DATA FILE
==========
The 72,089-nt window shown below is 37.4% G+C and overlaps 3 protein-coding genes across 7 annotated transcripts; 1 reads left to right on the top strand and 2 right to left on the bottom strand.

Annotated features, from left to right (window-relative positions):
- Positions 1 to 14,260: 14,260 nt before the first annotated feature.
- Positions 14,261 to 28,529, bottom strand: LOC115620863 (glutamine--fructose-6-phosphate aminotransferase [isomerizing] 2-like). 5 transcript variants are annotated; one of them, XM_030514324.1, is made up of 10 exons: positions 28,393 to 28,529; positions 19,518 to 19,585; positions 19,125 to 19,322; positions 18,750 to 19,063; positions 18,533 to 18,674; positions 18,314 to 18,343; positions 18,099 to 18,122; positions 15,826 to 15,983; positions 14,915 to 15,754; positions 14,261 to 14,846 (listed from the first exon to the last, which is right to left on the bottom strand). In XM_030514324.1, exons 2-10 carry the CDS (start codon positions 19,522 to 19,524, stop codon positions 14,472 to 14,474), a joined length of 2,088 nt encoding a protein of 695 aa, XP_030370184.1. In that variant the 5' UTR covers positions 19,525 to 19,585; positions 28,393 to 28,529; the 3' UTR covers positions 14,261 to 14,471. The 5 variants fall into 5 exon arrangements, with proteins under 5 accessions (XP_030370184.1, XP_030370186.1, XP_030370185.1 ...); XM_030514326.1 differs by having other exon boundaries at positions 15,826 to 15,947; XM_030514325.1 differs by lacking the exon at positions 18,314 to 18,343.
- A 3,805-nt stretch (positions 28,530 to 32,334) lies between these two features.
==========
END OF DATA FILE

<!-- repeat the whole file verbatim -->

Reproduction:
The 72,089-nt window shown below is 37.4% G+C and overlaps 3 protein-coding genes across 7 annotated transcripts; 1 reads left to right on the top strand and 2 right to left on the bottom strand.

Annotated features, from left to right (window-relative positions):
- Positions 1 to 14,260: 14,260 nt before the first annotated feature.
- Positions 14,261 to 28,529, bottom strand: LOC115620863 (glutamine--fructose-6-phosphate aminotransferase [isomerizing] 2-like). 5 transcript variants are annotated; one of them, XM_030514324.1, is made up of 10 exons: positions 28,393 to 28,529; positions 19,518 to 19,585; positions 19,125 to 19,322; positions 18,750 to 19,063; positions 18,533 to 18,674; positions 18,314 to 18,343; positions 18,099 to 18,122; positions 15,826 to 15,983; positions 14,915 to 15,754; positions 14,261 to 14,846 (listed from the first exon to the last, which is right to left on the bottom strand). In XM_030514324.1, exons 2-10 carry the CDS (start codon positions 19,522 to 19,524, stop codon positions 14,472 to 14,474), a joined length of 2,088 nt encoding a protein of 695 aa, XP_030370184.1. In that variant the 5' UTR covers positions 19,525 to 19,585; positions 28,393 to 28,529; the 3' UTR covers positions 14,261 to 14,471. The 5 variants fall into 5 exon arrangements, with proteins under 5 accessions (XP_030370184.1, XP_030370186.1, XP_030370185.1 ...); XM_030514326.1 differs by having other exon boundaries at positions 15,826 to 15,947; XM_030514325.1 differs by lacking the exon at positions 18,314 to 18,343.
- A 3,805-nt stretch (positions 28,530 to 32,334) lies between these two features.